India asks Australia to ensure security of Indian students


New Delhi : India on Friday clearly told Australia that it was their responsibility to ensure security and well-being of the Indian students.

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Taking a tough stand against the attacks on its students in Melbourne, S M Krishna, Minister of External Affairs (pictured), in a statement said he was ”appalled” by the attack on Indian students in Melbourne.

Meanwhile, Australian High Commissioner to India John McCarthy on Friday met officials of External Affairs ministry (MEA) in New Delhi.

McCarthy is understood to have discussed the issue of attacks on Indian students in Australia.

McCarthy’s meeting at the MEA comes just hours after the newly appointed Union External Affairs Minister SM Krishna had spoken to Australian Prime Minister Kevin Rudd to discuss the issue.

The meeting assumes importance in the backdrop of recent attacks on Indian students, the most serious being the assault of Shravan Kumar, a 25-year-old student from Andhra Pradesh who is battling for life in a hospital in Melbourne after being stabbed by a screwdriver by a group of teens in a weekend attack that also left three of his friends injured.

On Thursday, an Indian student, Rajesh Kumar (25) suffered up to 30 per cent burns after a suspected petrol bomb was hurled at him in his home in Sydney.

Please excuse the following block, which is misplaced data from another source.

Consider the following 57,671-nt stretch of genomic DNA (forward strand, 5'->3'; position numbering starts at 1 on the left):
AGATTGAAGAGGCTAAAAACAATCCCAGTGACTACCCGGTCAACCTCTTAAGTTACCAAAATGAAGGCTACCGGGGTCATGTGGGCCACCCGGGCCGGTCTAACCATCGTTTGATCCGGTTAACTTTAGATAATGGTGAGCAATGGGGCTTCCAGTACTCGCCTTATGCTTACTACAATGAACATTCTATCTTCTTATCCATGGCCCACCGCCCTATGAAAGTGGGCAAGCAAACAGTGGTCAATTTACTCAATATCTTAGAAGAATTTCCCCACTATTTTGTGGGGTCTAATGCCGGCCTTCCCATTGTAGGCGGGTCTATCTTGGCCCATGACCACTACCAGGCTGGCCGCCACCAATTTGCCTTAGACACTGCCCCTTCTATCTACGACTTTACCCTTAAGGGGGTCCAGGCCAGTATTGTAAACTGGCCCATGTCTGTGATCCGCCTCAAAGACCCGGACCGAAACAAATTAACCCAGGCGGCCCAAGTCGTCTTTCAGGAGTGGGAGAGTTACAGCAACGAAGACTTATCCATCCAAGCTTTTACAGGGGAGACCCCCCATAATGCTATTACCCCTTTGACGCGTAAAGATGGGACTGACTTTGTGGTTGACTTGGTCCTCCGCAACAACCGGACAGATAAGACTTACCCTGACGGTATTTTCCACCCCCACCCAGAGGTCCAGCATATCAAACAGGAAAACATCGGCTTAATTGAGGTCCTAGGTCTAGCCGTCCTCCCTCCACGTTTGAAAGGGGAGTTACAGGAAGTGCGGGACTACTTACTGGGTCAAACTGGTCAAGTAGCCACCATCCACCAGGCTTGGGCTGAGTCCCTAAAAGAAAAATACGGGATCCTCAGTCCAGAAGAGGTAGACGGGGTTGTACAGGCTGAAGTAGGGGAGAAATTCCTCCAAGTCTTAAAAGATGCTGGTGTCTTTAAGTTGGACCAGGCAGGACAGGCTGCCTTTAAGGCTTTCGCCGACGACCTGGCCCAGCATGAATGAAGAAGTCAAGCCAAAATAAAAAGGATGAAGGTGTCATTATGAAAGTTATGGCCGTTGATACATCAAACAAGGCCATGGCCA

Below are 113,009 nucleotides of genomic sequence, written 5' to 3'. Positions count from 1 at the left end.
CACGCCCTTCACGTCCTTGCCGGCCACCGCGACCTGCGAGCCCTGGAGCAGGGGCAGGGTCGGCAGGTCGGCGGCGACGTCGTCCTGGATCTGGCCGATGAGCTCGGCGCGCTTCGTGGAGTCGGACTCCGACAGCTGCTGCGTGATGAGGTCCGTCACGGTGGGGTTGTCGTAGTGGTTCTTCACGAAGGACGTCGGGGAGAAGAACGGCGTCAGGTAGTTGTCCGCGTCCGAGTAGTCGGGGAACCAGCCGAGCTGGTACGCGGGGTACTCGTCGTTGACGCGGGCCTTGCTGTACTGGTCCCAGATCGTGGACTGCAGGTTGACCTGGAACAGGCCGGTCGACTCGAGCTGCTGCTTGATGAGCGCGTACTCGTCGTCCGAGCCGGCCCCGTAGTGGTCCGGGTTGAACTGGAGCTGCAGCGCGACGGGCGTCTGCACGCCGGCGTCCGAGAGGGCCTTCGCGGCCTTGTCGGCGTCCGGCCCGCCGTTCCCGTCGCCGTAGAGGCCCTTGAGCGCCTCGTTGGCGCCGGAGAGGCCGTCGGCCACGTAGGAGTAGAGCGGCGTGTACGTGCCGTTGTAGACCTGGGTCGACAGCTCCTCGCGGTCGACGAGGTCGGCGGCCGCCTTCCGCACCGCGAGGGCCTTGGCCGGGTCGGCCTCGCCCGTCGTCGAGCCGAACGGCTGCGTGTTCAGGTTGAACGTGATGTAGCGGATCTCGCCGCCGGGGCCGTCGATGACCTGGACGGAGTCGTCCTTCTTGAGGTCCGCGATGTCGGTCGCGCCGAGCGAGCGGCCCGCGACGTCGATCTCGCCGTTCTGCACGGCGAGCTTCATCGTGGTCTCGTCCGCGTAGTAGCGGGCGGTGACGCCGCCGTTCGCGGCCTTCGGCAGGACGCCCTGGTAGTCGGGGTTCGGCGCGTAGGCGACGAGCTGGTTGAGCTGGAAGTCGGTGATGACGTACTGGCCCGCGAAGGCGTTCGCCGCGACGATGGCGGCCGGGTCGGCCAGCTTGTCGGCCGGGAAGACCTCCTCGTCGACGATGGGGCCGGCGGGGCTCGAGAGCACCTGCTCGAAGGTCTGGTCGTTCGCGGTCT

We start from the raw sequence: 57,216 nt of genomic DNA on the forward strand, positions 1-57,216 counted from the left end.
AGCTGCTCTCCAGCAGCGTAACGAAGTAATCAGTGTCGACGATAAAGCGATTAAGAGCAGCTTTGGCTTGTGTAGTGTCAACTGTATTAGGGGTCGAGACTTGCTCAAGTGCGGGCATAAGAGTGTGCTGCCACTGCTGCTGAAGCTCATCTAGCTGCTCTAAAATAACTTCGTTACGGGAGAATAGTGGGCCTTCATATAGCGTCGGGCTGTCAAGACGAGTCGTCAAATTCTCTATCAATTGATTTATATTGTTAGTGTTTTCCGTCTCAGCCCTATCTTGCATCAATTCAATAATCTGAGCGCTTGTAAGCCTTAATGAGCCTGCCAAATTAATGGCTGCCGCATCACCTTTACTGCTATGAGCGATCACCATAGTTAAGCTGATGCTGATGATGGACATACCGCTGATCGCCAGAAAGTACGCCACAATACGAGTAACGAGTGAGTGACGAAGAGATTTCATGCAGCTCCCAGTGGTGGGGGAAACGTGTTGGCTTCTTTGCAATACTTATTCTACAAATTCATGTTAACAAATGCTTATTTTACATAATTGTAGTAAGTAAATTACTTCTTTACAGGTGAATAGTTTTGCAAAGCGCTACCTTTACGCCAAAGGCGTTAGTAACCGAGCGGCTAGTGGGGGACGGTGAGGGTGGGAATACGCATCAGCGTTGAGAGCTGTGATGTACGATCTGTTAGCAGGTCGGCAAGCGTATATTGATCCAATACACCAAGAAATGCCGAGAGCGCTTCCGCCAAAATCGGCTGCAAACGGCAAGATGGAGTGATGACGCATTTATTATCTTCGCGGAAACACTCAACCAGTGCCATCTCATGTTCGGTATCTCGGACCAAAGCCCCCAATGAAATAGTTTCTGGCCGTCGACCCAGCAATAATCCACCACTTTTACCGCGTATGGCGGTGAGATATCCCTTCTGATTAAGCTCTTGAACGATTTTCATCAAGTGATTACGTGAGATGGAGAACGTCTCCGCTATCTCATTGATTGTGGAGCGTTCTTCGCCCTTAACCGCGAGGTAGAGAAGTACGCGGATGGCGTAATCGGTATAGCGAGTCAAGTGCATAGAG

Another student Baljinder Singh, stabbed by two attackers with a screwdriver early this week.

Coming out of the meeting at the MEA, High Commissioner McCarthy said that the Australian government was very concerned about these attacks.

Earlier, the Indian High Commissioner to Australia Sujata Singh was assertive, when speaking at a crowded press conference in Melbourne, after meeting premier of Victoria John Brumby and top police and educational officials of the province, said that there is a “racist element in some of the attacks” but many of them were “opportunistic”.

She also stressed the need for strong steps by the Australian government to prevent such incidents.

“The fact of the matter is that whatever the motive behind the attacks, they seem to be Indian students,” she said.

Observing that the Indian students are seen as “soft targets,” Singh said it has been made clear to the Australian government and police that they will have to come up with a solution to prevent such attacks.